- Robbie Williams *
_Take the Crown _
REVIEW *SIMON COLLINS *
Now 38, a father and on to another big-bucks major label deal, Robbie Williams finds himself defending a throne no one's particularly interested in these days. Nonetheless, after a brief reunion with his old mucky mucks Take That, the erstwhile British pop bad boy teams with producer Jacknife Lee for a bright and shiny pop album that puts further distance between him and 2006's stinker Rudebox.
The sax intro of opener Be A Boy picks up where M83's Midnight City left off, ushering in the effervescent first half with the 80s-flavoured guilty pleasures Gospel (featuring American singer Lissie) and S on the Radio. Chart-topping single Candy is a sticky sweet and totally addictive co-write with Take That's Gary Barlow, one of two on here.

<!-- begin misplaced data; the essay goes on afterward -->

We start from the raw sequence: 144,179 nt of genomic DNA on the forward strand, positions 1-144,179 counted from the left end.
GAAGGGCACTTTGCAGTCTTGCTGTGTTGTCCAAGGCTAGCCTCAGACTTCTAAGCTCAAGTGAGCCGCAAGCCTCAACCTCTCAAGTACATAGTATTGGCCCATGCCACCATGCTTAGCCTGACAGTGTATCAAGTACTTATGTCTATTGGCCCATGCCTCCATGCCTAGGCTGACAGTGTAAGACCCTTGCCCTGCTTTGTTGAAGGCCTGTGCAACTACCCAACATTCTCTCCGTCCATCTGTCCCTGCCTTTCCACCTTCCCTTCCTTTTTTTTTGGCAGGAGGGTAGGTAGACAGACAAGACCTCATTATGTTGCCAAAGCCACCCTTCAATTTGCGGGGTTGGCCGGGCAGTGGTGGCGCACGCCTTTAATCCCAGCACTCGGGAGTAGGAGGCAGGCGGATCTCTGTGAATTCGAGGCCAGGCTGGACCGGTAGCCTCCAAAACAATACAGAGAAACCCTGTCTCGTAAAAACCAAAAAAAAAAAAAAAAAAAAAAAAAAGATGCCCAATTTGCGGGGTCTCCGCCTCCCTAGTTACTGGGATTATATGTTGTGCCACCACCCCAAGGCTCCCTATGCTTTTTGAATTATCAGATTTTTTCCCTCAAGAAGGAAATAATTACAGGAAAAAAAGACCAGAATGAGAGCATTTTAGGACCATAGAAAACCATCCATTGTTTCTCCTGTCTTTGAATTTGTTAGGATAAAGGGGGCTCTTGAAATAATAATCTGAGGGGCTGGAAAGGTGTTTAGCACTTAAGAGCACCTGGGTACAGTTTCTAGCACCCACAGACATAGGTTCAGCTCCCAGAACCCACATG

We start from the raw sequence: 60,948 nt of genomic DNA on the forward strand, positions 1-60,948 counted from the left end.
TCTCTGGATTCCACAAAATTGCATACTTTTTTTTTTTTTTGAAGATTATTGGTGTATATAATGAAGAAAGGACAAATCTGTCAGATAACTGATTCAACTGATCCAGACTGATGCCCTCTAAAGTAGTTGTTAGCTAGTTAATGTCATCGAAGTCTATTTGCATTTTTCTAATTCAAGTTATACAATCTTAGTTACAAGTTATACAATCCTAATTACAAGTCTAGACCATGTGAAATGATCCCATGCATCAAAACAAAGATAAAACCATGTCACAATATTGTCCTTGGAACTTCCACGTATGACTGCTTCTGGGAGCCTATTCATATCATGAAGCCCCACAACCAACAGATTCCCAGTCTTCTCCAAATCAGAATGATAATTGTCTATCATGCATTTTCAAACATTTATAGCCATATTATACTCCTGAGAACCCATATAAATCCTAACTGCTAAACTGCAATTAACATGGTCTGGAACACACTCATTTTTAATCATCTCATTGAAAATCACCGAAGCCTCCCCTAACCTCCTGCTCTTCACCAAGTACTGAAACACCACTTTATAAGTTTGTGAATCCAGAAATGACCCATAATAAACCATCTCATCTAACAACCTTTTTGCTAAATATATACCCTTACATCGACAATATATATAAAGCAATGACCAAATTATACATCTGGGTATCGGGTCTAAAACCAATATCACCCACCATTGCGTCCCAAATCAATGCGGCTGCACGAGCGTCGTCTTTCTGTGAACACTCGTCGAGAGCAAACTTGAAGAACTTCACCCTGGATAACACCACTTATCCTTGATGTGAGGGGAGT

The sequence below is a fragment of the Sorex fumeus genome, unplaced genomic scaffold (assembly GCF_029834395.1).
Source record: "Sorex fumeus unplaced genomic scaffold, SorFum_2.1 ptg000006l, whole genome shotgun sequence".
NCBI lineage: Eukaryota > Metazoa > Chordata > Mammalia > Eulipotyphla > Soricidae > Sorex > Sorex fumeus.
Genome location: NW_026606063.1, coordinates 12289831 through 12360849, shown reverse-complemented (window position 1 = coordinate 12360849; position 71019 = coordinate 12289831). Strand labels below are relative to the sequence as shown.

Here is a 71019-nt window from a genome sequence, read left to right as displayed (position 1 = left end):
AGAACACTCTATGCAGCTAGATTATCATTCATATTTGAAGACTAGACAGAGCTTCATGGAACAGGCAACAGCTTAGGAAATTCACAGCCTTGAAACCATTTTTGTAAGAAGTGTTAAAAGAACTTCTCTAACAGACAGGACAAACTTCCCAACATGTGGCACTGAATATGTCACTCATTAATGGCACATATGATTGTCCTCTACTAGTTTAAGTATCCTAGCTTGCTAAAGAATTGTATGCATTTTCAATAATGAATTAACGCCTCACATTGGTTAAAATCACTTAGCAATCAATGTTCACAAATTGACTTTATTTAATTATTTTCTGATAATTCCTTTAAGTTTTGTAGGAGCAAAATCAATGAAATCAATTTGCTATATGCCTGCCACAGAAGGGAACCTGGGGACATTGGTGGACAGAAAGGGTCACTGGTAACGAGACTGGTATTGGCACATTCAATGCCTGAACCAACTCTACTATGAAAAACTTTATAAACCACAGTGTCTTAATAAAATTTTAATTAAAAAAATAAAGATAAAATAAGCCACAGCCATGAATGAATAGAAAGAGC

The retro sound built with big synths and clean guitars matches the nostalgic themes on the first handful of tracks, before Williams returns to unremarkable pop balladry, with the Chemical Brothers-meets-Plastic Bertrand of Hey Wow Yeah Yeah a fun or stupid diversion depending on your level of sympathy. The best of the second half is Hunting for You, a clever confessional a la Come Undone, while Into the Silence is simultaneously bland and overblown. Still, Take the Crown keeps Williams on top of the old-school UK pop pile.